The software business has a pretty good reputation when it comes to the gender wage gap. Despite the heated debate that has arisen around Sheryl Sandberg’s book of career advice, “Lean In: Women, Work, and the Will to Lead,” there is definitely data that shows women in the workplace do make as much as men at least when it comes to technology professionals.
A 2012-2013 salary survey from tech recruitment site Dice showed a minimal difference between the earnings of male and female software engineers. Men earned $95,929 per year as opposed to $87,527 for women in the survey but Dice concluded that the gap was due to different job titles. “Average salaries are equal for male and female tech pros, provided we’re comparing equal levels of experience and education and parallel job titles,” says the press release.
A report from PayScale cites similar statistics. In PayScale’s data, median pay for male software engineers in Seattle, for example, was $89,400 while women earn $79,000. Economist Katie Bardaro was quoted in the report as saying that when you control for years of experience and job responsibilities, the wage gap for women decreases to 97 cents on the dollar for men.
But while Tom Silver, SVP, Dice believes that technology employment is a skills driven marketplace, stating that “The ability to apply that know-how to a given problem remains the core of employment – why tech professionals get hired and how they are compensated," things may not be all that rosey in the tech world:
The company Developer Auction lets employers bid on top tech talent in competitive two-week auctions. For each auction, the company filters thousands of developers down to a few hundred of the best profiles. Employers can make these candidates job offers which include salary, equity, and signing bonus details.
Founder Matt Mickiewicz has noticed a curious phenomenon on the site. “Women represent just 7% of the candidates in our marketplace but 12% of our Top 100 most all-time popular developers,” says Mickiewicz. “Our top ever engineer in our marketplace was a woman who got 24 offers and had a Computer Science degree from Stanford.” According to the site, most developers receive between 5 and 15 offers.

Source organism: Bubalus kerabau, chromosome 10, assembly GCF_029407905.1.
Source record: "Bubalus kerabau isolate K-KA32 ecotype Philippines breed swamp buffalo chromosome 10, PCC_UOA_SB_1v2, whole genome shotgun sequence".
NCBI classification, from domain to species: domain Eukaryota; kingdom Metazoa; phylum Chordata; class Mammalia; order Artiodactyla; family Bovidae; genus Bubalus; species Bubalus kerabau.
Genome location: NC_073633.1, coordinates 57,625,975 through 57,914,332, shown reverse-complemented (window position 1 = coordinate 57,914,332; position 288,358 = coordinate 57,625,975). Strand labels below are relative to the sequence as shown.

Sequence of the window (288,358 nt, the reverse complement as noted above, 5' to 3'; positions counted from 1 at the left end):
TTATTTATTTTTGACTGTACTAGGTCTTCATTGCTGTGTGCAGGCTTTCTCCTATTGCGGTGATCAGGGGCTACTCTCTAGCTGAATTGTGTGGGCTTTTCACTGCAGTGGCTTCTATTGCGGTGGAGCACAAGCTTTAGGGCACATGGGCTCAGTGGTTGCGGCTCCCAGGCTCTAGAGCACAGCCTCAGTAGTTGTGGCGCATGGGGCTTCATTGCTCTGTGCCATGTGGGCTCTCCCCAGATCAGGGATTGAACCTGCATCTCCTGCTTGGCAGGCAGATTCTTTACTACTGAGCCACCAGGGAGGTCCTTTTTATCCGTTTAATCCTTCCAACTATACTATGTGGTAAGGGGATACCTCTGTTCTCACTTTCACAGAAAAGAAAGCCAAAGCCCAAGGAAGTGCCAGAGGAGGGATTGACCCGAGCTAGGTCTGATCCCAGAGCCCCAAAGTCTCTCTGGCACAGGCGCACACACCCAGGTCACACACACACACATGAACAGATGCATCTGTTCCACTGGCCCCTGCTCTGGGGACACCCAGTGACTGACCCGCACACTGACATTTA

Here’s where things get strange. The median offer to a female engineer on Developer Auction is $100,000 versus $120,000 for her male counterpart. The average offer is $103,500 for women as opposed to $118,400 for men. The highest ever offer to a female engineer, the aforementioned all-time most popular coder on Developer Auction, was $160,000 while the top salary offer to a man was $240,000.
To put this in context, developers with H1B visas also get lower salary offers and 32% fewer job offers than average on Developer Auction. But they still get higher offers than women. H1B holders receive a median offer of $117.5,000 and $114,500 average offer.
So why do female developers get more job offers but at lower salaries? Is it because there are significant differences between the years of experience or in-demand skills in the profiles of Developer Auction’s female versus male candidates?
Not likely, according to Mickiewicz “I think it's just the gender-wage gap that's seen in other industries.” Since employers don’t see the minimum salary requirements of developers on the site, the salary gap can’t be down to female engineers setting lower minimum salaries. There’s also no salary negotiation at the auction stage (offers are non-binding and may be renegotiated at the interview stage), so the difference cannot be accounted for by the much-cited theory that women need help with salary negotiation.
When it comes to understanding why Female Developers are offered such low salaries, it seems like there needs to be some "Leaning On" that goes with "Leaning In" for tech companay to overcome gender bias.
What do the numbers tell us?
Here is a quick snapshot of the most recent Dice Salary Survey which reaffirms a belief that has been constant in the analyses since 2009: With tech workers, the compensation gender gap has disappeared. Average salaries are equal for male and female tech pros, provided we’re comparing equal levels of experience and education and parallel job titles.
Whether you agree or disagree, it’s hard to dispute that in an environment where all employees are afforded equal opportunity to build their skills and participate in high-profile projects, the best and brightest will rise to the top, gender aside.
Companies that treat men and women the same, from pay on down, create a world where talent flourishes. That may drive Sheryl Sandberg out of the book business, even as it drives firms’ bottom lines.
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